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Laser cooling of Positronium, breakthrough in advanced antimatter research

With the breakthrough, the team has opened up possibilities of deeper studies on antimatter, or substances with subatomic particles that have electrical properties opposite to those of particles in ordinary matter.
Last Updated 23 February 2024, 03:40 IST

Bengaluru: An international collaboration of researchers has, for the first time, successfully demonstrated the laser cooling of Positronium.

The demonstration follows a series of complex experiments conducted by the Antihydrogen Experiment: Gravity, Interferometry, Spectroscopy (AegIS) collaboration, comprising physicists from 19 European groups and one Indian group, at the European Organisation for Nuclear Research (CERN).

With the breakthrough, the team has opened up possibilities of deeper studies on antimatter, or substances with subatomic particles that have electrical properties opposite to those of particles in ordinary matter. The laser-cooling of anti-atoms and their spectroscopic comparison are also critical tests for Quantum Electro Dynamics.

In antimatter, electrons and protons have their corresponding antiparticles called positrons and antiprotons. Positronium is unique as it is a purely leptonic atom, or an atom that is entirely made up of electrons and their antimatter counterparts, positrons.

The paper – Positronium laser cooling via the 13S–23P transition with a broadband laser pulse – was recently published in Physical Review Letters, where the AEgIS team described the laser-cooling of Positronium atoms achieved from ~380 Kelvin (106.85 degrees Celsius) to ~170 Kelvin (minus 103.15 degrees Celsius), using a 70-nanosecond pulsed alexandrite-based laser system.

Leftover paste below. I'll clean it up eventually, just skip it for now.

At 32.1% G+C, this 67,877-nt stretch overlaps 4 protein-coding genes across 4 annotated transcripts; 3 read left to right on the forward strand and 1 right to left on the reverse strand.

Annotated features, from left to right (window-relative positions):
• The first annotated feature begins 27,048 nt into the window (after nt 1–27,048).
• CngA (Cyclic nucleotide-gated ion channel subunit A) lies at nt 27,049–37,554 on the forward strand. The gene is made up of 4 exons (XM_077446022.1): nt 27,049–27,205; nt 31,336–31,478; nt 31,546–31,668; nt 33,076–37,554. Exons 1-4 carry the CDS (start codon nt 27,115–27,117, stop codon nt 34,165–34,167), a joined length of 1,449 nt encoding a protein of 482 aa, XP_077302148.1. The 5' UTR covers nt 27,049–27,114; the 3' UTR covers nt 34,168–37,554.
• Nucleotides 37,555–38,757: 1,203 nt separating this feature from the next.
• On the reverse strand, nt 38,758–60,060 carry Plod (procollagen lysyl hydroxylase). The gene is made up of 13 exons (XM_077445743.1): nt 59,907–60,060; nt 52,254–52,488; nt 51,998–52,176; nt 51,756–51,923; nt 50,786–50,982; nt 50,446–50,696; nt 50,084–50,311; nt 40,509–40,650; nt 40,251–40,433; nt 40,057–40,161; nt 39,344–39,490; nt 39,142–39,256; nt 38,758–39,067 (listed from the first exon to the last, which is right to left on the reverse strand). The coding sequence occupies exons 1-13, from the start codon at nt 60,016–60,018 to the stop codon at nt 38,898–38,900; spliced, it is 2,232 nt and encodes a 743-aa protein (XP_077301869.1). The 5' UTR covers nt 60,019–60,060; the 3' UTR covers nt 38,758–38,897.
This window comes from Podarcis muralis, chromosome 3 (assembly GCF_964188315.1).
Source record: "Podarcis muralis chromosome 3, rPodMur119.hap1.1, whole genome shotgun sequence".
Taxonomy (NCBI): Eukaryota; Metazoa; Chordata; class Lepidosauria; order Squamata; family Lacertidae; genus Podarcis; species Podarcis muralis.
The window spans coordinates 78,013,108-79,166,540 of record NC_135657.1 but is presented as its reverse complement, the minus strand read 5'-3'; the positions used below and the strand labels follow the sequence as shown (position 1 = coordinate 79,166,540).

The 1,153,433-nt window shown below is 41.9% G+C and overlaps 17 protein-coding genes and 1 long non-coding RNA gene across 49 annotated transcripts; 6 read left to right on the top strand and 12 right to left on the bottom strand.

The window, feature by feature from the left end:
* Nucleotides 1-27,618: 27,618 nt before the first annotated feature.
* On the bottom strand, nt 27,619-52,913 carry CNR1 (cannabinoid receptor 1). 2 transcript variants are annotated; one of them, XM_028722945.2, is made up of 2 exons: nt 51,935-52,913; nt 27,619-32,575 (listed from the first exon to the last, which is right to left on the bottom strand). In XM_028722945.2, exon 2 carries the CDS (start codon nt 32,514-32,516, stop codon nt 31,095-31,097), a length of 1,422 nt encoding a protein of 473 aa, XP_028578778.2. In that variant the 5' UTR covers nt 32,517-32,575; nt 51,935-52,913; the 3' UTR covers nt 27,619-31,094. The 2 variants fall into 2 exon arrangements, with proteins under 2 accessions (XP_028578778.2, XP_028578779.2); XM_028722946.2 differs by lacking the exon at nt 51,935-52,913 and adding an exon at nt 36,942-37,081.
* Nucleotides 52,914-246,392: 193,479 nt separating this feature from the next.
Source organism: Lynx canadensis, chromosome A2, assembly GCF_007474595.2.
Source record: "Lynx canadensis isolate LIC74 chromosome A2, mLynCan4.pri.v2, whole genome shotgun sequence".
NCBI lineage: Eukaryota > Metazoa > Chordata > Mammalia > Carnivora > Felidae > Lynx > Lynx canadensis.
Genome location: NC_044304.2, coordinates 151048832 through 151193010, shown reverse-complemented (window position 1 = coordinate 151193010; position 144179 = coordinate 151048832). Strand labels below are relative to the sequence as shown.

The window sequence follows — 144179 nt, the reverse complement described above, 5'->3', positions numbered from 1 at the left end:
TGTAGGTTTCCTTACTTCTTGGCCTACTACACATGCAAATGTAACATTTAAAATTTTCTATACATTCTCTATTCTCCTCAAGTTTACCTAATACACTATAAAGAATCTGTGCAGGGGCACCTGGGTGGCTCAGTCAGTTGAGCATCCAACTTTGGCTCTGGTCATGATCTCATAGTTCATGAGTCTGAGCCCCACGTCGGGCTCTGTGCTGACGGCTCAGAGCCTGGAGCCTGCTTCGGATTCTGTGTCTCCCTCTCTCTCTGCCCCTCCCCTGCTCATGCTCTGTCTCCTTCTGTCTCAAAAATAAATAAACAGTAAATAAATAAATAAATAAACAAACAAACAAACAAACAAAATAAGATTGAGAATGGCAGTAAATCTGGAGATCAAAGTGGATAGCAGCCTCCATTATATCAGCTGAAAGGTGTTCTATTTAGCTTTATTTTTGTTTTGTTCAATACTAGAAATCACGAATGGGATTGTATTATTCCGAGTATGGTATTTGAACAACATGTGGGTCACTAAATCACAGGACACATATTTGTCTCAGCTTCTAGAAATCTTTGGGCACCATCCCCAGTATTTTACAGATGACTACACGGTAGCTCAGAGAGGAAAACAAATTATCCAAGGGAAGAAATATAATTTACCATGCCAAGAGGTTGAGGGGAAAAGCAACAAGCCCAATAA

India's contribution

The team, over the past several years, performed multiple experimental runs at the CERN accelerator hall. Sadiq Rangwala, Professor, Light and Matter Group at the Raman Research Institute (RRI), leads the Indian effort in the AEgIS collaboration with key contributions in the design of diagnostics for the laser beam alignment deployed at the CERN accelerator.

The lasers were either deep in the ultraviolet or in the infrared frequency bands, making the overall laser alignment design very challenging, Prof Rangwala said.

“The experiment was done under the very challenging circumstances of an accelerator beam hall, rather than within the confines of a very well-controlled laboratory. Every part of the experiment – be it the input beams, the lasers, laser alignment, timing and control systems, or detection techniques – required technological innovations to make the science a reality,” said Professor Rangwala, one of the co-authors of the paper.

CERN research groups from Austria, Czechia, Italy, Latvia, Norway, Poland, and the UK are part of the AEgIS collaboration.

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(Published 23 February 2024, 03:40 IST)

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